[2]-------------------------------------------------------------
From:           Matthew Baynham <This email address is being protected from spambots. You need JavaScript enabled to view it.>
Date:           Monday, 10 May 2004 10:11:50 +0100
Subject:        The Murder of Gonzago

I confess I had not realised that Bill Arnold was one of the many who
claims to have isolated the pure thought of Jesus from the distorting
accretions of organised religion.

It's a difficult trick to pull off, of course, since the only access we
have to any thought of Jesus of Nazareth has already been mediated
through the tradition of the organised religion which sprang up so soon
after his death.  There's no particular reason to doubt, either, that
there was a primitive level of organisation in Jesus' followers before
that - Judas keeping the communal purse; perhaps Philip and Andrew
responsible for permitting access to Jesus; James, John and Peter in the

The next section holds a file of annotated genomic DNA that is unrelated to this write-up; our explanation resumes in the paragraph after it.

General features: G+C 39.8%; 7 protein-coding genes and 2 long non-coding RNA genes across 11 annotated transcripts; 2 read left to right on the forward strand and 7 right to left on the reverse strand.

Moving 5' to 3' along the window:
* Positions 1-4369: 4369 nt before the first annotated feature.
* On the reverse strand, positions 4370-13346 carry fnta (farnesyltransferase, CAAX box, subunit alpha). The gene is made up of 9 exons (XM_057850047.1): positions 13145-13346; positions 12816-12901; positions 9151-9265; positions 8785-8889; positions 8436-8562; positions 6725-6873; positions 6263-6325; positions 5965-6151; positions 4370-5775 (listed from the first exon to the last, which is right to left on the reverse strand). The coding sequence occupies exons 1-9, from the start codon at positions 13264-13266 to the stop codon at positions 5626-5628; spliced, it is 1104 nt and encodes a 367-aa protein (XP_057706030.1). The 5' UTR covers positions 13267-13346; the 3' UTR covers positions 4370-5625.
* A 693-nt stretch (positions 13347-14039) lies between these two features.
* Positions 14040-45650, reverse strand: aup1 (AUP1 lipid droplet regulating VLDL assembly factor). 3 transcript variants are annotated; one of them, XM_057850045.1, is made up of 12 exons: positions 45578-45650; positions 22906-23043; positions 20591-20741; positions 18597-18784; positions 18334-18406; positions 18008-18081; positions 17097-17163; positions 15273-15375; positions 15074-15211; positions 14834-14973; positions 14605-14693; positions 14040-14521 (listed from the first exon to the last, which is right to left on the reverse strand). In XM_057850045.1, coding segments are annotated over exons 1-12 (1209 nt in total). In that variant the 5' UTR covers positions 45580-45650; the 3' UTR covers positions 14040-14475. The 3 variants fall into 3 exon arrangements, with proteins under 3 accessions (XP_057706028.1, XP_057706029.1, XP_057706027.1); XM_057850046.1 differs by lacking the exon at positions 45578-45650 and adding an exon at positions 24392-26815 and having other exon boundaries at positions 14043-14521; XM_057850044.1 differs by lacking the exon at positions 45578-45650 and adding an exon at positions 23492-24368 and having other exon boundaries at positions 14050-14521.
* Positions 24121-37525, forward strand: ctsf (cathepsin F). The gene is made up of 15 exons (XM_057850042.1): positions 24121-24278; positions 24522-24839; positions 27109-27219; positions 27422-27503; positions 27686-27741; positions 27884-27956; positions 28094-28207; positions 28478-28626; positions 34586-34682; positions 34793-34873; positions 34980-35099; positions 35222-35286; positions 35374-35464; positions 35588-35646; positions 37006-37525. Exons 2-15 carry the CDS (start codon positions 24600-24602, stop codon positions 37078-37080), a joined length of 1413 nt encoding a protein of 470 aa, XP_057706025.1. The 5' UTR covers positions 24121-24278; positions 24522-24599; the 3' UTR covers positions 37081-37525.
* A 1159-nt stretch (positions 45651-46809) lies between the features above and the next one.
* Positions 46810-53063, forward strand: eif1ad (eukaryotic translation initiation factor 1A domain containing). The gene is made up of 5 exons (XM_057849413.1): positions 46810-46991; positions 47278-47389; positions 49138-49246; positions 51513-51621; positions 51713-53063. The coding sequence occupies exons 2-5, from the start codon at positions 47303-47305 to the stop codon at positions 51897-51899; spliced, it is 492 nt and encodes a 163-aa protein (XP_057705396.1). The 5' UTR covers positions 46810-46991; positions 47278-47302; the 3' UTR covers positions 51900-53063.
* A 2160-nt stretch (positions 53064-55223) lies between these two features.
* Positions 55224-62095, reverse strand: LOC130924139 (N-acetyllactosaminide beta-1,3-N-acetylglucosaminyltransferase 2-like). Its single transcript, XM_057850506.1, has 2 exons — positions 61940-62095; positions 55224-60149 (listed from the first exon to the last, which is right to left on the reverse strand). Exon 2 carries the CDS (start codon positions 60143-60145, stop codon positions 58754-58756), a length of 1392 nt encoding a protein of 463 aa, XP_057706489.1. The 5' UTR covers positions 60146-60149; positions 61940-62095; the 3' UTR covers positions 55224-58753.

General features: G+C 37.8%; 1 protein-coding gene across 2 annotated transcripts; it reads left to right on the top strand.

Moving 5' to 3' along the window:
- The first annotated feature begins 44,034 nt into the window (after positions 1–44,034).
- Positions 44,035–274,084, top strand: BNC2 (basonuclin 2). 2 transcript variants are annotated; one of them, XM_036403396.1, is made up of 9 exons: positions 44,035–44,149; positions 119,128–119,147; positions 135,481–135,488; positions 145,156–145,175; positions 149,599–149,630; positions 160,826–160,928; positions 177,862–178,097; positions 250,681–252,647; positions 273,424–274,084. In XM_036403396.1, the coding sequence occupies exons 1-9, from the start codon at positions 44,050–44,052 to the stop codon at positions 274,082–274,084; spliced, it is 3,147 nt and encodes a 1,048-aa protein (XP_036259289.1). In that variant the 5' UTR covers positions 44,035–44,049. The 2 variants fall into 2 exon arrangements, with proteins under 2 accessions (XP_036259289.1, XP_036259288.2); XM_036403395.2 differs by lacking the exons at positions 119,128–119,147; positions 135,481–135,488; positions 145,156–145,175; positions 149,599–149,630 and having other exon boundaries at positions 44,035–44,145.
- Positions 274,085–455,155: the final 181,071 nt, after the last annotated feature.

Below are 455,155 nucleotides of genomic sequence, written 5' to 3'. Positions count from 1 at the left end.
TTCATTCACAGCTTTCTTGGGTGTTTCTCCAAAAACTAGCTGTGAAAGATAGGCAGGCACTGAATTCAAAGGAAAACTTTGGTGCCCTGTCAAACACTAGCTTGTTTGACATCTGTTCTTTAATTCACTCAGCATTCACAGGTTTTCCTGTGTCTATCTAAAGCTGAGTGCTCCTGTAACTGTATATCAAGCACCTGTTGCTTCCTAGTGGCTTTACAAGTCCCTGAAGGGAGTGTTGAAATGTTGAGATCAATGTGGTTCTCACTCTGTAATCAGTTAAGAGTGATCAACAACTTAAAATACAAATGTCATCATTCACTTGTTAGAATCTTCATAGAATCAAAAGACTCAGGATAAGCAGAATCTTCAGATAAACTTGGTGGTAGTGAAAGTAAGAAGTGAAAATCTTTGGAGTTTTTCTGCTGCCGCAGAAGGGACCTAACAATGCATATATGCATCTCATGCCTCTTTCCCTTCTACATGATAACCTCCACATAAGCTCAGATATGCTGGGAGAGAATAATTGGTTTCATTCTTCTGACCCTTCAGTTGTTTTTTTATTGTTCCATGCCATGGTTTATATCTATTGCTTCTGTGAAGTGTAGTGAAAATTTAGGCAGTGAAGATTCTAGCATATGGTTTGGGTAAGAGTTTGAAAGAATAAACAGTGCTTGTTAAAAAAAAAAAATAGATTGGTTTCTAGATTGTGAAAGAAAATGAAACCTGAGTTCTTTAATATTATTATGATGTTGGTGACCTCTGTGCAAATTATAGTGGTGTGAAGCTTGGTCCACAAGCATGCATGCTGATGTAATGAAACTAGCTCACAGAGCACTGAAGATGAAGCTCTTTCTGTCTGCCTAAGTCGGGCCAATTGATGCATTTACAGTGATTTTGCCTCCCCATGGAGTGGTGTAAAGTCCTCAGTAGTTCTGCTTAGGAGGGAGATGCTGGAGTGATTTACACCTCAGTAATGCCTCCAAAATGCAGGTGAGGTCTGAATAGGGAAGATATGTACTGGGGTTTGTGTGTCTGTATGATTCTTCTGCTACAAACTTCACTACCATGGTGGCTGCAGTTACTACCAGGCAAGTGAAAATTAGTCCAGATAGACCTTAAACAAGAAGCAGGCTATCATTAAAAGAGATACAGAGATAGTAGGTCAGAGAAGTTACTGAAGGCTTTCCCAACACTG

inner circle and so on.

But mainly I want to question Bill's musings on Shakespeare's faith,
which sound to me rather too modern. The question of whether a person is
a nominal or 'truly believing' Christian is one thrown up in a very
different way in our essentially post-Chrisian era from how it might
have presented in Shakespeare's time.

In the west, even those of us who are religious believers are now
educated in a thoroughly secular mindset: it is indeed precisely this
which tends to move (I might say 'relegate') faith to the private
sphere, where it is protected from the difficult questions posed by
modernity.

In Shakespeare's time, almost the exact opposite is true. Even the very
few who affirm themselves as non-believers have been educated in a
thorougly religious mindset, which is both the public and private
ideology. In this period, the assumptions one makes about one's
personhood and one's personal, social, political and cultural
relationships are inescapably religious - to the extent indeed that my
use of 'one' in this sentence is probably misleading.

Of course, the Protestant Reformation was the beginning (?) of a process
which has increasingly emphasised the personal and individual over the
corporate and communal in Christianity. And it undoubtedly created a
climate in which intelligent people had to think carefully about their